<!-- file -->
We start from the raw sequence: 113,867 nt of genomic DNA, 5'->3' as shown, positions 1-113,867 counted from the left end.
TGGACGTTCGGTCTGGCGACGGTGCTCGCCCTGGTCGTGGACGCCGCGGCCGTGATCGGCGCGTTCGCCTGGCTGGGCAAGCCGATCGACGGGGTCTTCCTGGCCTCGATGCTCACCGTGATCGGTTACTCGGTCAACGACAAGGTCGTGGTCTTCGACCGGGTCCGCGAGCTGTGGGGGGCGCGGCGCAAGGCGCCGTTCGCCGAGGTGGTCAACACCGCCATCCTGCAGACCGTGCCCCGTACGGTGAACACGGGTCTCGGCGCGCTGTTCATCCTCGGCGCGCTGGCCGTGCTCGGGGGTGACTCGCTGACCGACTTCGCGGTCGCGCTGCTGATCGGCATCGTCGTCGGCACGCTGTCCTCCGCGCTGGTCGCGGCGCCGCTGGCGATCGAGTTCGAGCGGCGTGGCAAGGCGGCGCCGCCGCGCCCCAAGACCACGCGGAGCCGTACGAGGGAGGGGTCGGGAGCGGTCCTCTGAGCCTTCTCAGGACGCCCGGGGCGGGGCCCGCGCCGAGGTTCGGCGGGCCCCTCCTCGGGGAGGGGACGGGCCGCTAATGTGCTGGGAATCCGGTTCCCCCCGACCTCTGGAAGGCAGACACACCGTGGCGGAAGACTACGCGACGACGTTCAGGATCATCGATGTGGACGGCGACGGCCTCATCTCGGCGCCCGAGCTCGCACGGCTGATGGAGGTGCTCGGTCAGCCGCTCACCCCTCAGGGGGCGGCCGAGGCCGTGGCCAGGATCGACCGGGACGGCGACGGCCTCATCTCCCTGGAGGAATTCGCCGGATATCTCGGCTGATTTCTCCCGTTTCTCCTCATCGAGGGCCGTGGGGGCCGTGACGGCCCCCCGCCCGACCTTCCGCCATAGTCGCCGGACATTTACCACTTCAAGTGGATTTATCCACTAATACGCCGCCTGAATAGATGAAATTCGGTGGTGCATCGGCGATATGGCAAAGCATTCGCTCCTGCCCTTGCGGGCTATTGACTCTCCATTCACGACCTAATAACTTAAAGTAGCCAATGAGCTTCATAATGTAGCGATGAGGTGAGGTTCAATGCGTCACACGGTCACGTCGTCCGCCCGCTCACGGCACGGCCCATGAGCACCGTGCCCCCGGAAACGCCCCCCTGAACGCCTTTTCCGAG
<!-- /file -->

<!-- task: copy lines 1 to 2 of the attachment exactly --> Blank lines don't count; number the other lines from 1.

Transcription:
We start from the raw sequence: 113,867 nt of genomic DNA, 5'->3' as shown, positions 1-113,867 counted from the left end.
TGGACGTTCGGTCTGGCGACGGTGCTCGCCCTGGTCGTGGACGCCGCGGCCGTGATCGGCGCGTTCGCCTGGCTGGGCAAGCCGATCGACGGGGTCTTCCTGGCCTCGATGCTCACCGTGATCGGTTACTCGGTCAACGACAAGGTCGTGGTCTTCGACCGGGTCCGCGAGCTGTGGGGGGCGCGGCGCAAGGCGCCGTTCGCCGAGGTGGTCAACACCGCCATCCTGCAGACCGTGCCCCGTACGGTGAACACGGGTCTCGGCGCGCTGTTCATCCTCGGCGCGCTGGCCGTGCTCGGGGGTGACTCGCTGACCGACTTCGCGGTCGCGCTGCTGATCGGCATCGTCGTCGGCACGCTGTCCTCCGCGCTGGTCGCGGCGCCGCTGGCGATCGAGTTCGAGCGGCGTGGCAAGGCGGCGCCGCCGCGCCCCAAGACCACGCGGAGCCGTACGAGGGAGGGGTCGGGAGCGGTCCTCTGAGCCTTCTCAGGACGCCCGGGGCGGGGCCCGCGCCGAGGTTCGGCGGGCCCCTCCTCGGGGAGGGGACGGGCCGCTAATGTGCTGGGAATCCGGTTCCCCCCGACCTCTGGAAGGCAGACACACCGTGGCGGAAGACTACGCGACGACGTTCAGGATCATCGATGTGGACGGCGACGGCCTCATCTCGGCGCCCGAGCTCGCACGGCTGATGGAGGTGCTCGGTCAGCCGCTCACCCCTCAGGGGGCGGCCGAGGCCGTGGCCAGGATCGACCGGGACGGCGACGGCCTCATCTCCCTGGAGGAATTCGCCGGATATCTCGGCTGATTTCTCCCGTTTCTCCTCATCGAGGGCCGTGGGGGCCGTGACGGCCCCCCGCCCGACCTTCCGCCATAGTCGCCGGACATTTACCACTTCAAGTGGATTTATCCACTAATACGCCGCCTGAATAGATGAAATTCGGTGGTGCATCGGCGATATGGCAAAGCATTCGCTCCTGCCCTTGCGGGCTATTGACTCTCCATTCACGACCTAATAACTTAAAGTAGCCAATGAGCTTCATAATGTAGCGATGAGGTGAGGTTCAATGCGTCACACGGTCACGTCGTCCGCCCGCTCACGGCACGGCCCATGAGCACCGTGCCCCCGGAAACGCCCCCCTGAACGCCTTTTCCGAG